This theological literacy involves developing an understanding of mythology as a way of telling the truth, rather than equating myth with falsehood as we do when we say "that's a complete myth". It involves an understanding of stories as wholly human constructs, tales told by human story-tellers and human communities, always culture-bound and culture-specific. And it involves a recognition that stories have a life of their own: they grow, they change, they mature, and they die. They are ours to do what we like with: to re-make, re-write, re-interpret. Indeed, it is our responsibility to make what sense we will of the stories, to fit them to our own experience, to use them with intelligence and imagination.

I want to raise two questions arising from this concern for a better understanding of our religious stories - what I have called theological literacy. The first is a question of particular concern to religious humanists and those who hold that religious faith in all its forms is a wholly human creation. The second is a question which faces every faith community, traditionalist or liberal, realist or nonrealist.

First, for religious humanists and the Sea of Faith: If we have come to see our religious stories as fictions, and God himself as no more - but no less - than a story, why should we continue to take them seriously? How can our lives be transformed by fictions, by what we know isn't really true?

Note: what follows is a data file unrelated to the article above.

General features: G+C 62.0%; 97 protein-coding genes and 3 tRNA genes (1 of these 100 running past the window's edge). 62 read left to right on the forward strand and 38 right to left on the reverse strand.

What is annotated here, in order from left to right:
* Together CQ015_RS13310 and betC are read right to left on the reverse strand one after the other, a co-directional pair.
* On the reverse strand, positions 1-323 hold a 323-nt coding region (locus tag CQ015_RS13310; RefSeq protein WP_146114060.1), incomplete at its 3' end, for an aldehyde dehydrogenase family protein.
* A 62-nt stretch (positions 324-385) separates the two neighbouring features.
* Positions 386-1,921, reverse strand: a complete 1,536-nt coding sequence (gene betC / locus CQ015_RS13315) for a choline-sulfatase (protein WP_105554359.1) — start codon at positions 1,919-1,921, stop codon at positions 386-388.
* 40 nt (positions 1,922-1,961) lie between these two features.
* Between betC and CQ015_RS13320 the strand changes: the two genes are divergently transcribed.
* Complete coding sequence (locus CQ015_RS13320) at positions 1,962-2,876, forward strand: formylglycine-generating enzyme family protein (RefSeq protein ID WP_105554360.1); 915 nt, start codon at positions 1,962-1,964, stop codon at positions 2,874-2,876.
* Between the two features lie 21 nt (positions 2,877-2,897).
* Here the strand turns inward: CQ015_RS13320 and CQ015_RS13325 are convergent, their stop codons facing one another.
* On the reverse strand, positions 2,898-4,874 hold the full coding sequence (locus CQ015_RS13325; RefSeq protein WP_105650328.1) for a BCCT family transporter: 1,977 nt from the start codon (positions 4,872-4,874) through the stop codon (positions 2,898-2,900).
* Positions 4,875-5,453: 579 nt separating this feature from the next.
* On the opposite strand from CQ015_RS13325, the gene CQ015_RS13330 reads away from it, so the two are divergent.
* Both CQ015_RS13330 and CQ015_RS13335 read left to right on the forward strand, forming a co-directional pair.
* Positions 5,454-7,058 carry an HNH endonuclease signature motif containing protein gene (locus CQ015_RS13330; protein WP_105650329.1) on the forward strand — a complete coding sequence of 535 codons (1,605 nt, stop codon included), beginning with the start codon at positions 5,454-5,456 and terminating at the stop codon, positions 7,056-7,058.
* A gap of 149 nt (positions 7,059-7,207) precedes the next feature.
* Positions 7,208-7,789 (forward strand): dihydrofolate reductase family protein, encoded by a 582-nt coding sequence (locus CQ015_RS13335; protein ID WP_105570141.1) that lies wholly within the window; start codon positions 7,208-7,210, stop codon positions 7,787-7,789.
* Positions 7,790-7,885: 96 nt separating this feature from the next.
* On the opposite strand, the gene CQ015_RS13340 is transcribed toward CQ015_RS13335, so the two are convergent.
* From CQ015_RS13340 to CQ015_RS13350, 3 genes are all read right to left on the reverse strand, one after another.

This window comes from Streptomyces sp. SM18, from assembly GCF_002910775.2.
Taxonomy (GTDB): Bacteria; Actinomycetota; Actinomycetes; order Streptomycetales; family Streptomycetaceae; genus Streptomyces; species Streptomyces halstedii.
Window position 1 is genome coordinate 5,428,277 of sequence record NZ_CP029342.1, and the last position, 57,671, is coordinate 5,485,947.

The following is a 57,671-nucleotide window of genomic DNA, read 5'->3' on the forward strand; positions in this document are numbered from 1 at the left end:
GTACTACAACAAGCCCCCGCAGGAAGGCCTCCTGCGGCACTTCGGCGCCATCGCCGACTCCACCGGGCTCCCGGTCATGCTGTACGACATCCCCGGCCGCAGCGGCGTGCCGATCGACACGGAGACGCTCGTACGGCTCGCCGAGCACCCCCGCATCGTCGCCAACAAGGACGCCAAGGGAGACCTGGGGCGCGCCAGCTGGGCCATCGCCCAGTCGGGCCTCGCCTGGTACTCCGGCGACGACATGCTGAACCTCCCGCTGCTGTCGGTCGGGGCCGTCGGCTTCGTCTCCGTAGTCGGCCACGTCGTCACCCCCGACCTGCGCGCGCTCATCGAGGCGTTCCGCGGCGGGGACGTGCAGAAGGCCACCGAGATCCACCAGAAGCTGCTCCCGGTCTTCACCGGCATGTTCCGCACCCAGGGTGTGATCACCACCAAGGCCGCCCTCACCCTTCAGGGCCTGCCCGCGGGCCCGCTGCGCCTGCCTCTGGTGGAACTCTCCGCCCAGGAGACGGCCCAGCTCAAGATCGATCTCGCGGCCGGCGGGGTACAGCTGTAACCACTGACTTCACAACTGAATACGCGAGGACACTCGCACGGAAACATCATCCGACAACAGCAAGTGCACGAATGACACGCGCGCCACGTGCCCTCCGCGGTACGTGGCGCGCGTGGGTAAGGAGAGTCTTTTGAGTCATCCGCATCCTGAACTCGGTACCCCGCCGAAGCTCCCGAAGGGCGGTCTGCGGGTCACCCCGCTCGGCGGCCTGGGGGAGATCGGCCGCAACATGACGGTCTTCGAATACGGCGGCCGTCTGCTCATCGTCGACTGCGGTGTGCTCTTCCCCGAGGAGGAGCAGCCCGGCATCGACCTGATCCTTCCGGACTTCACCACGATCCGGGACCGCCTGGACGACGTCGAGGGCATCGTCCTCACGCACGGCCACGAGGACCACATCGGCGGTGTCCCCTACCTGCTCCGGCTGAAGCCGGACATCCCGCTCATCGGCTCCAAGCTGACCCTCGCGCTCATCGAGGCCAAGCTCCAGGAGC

Robin le Poidevin, in a book called Arguing for Atheism (Routledge, 1996), has an illuminating passage on fiction and the emotions, which I quote quite extensively in a chapter called "Make Believe" in my own book The Trouble with God. Le Poidevin asks why it is that we become emotionally involved in what we know to be "not true"? Why do we find ourselves having to dash the tears from our eyes at the end of Brief Encounter when the woman who has just said her last goodbye to the man she has fallen in love with is left desolate in the waiting-room? Why are we reluctant to take a shower after watching Psycho? We know these are stories. We know the woman in the waiting-room and the man who has knifed the woman in the shower are not real, never were real, are "made up" by story-tellers. But the emotional impact on us is huge. Why?

Is it that, for one fleeting moment, reality is suspended and we forget that we are hearing, reading or watching pure fiction? Do we weep or gasp because for a second or two we really believe we are being presented with the truth? Surely not, for we don't act as we would do if we believed, even for a moment, that we were in a similar real-life situation, where our response to seeing the shower attack would be to scream the place down, lock the door and call the police. We know it's all fiction, and we haven't been fooled into supposing these things are really happening, even for a moment. But we still feel the emotion, and the emotion persists long after we have left the cinema or put the book back on its shelf.